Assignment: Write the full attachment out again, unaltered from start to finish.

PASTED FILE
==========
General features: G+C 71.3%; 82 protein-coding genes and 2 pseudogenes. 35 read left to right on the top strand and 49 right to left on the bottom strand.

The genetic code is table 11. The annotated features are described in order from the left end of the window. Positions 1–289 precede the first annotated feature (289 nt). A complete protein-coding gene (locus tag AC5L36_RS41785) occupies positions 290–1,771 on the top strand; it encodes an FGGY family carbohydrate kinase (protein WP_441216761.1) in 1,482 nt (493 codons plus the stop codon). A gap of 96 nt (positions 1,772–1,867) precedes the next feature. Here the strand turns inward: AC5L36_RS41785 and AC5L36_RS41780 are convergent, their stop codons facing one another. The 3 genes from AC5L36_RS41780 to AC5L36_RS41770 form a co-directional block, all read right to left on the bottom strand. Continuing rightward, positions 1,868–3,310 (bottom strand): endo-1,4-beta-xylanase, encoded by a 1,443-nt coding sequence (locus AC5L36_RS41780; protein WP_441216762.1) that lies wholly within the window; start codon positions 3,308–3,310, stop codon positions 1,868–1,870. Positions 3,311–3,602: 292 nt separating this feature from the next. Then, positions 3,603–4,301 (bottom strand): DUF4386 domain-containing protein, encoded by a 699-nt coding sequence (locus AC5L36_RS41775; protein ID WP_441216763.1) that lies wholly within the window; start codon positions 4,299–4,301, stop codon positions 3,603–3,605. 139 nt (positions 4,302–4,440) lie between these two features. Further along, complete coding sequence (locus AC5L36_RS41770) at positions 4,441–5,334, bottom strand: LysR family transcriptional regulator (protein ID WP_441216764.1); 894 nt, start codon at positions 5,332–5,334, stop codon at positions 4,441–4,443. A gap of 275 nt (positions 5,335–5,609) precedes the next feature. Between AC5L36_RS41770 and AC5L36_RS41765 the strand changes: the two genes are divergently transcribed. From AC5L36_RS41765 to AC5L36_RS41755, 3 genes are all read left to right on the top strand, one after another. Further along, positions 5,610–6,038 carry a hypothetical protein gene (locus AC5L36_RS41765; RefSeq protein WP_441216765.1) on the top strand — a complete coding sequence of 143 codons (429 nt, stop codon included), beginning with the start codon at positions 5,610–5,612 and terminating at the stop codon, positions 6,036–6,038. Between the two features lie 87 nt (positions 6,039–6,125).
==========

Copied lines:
General features: G+C 71.3%; 82 protein-coding genes and 2 pseudogenes. 35 read left to right on the top strand and 49 right to left on the bottom strand.

The genetic code is table 11. The annotated features are described in order from the left end of the window. Positions 1–289 precede the first annotated feature (289 nt). A complete protein-coding gene (locus tag AC5L36_RS41785) occupies positions 290–1,771 on the top strand; it encodes an FGGY family carbohydrate kinase (protein WP_441216761.1) in 1,482 nt (493 codons plus the stop codon). A gap of 96 nt (positions 1,772–1,867) precedes the next feature. Here the strand turns inward: AC5L36_RS41785 and AC5L36_RS41780 are convergent, their stop codons facing one another. The 3 genes from AC5L36_RS41780 to AC5L36_RS41770 form a co-directional block, all read right to left on the bottom strand. Continuing rightward, positions 1,868–3,310 (bottom strand): endo-1,4-beta-xylanase, encoded by a 1,443-nt coding sequence (locus AC5L36_RS41780; protein WP_441216762.1) that lies wholly within the window; start codon positions 3,308–3,310, stop codon positions 1,868–1,870. Positions 3,311–3,602: 292 nt separating this feature from the next. Then, positions 3,603–4,301 (bottom strand): DUF4386 domain-containing protein, encoded by a 699-nt coding sequence (locus AC5L36_RS41775; protein ID WP_441216763.1) that lies wholly within the window; start codon positions 4,299–4,301, stop codon positions 3,603–3,605. 139 nt (positions 4,302–4,440) lie between these two features. Further along, complete coding sequence (locus AC5L36_RS41770) at positions 4,441–5,334, bottom strand: LysR family transcriptional regulator (protein ID WP_441216764.1); 894 nt, start codon at positions 5,332–5,334, stop codon at positions 4,441–4,443. A gap of 275 nt (positions 5,335–5,609) precedes the next feature. Between AC5L36_RS41770 and AC5L36_RS41765 the strand changes: the two genes are divergently transcribed. From AC5L36_RS41765 to AC5L36_RS41755, 3 genes are all read left to right on the top strand, one after another. Further along, positions 5,610–6,038 carry a hypothetical protein gene (locus AC5L36_RS41765; RefSeq protein WP_441216765.1) on the top strand — a complete coding sequence of 143 codons (429 nt, stop codon included), beginning with the start codon at positions 5,610–5,612 and terminating at the stop codon, positions 6,036–6,038. Between the two features lie 87 nt (positions 6,039–6,125).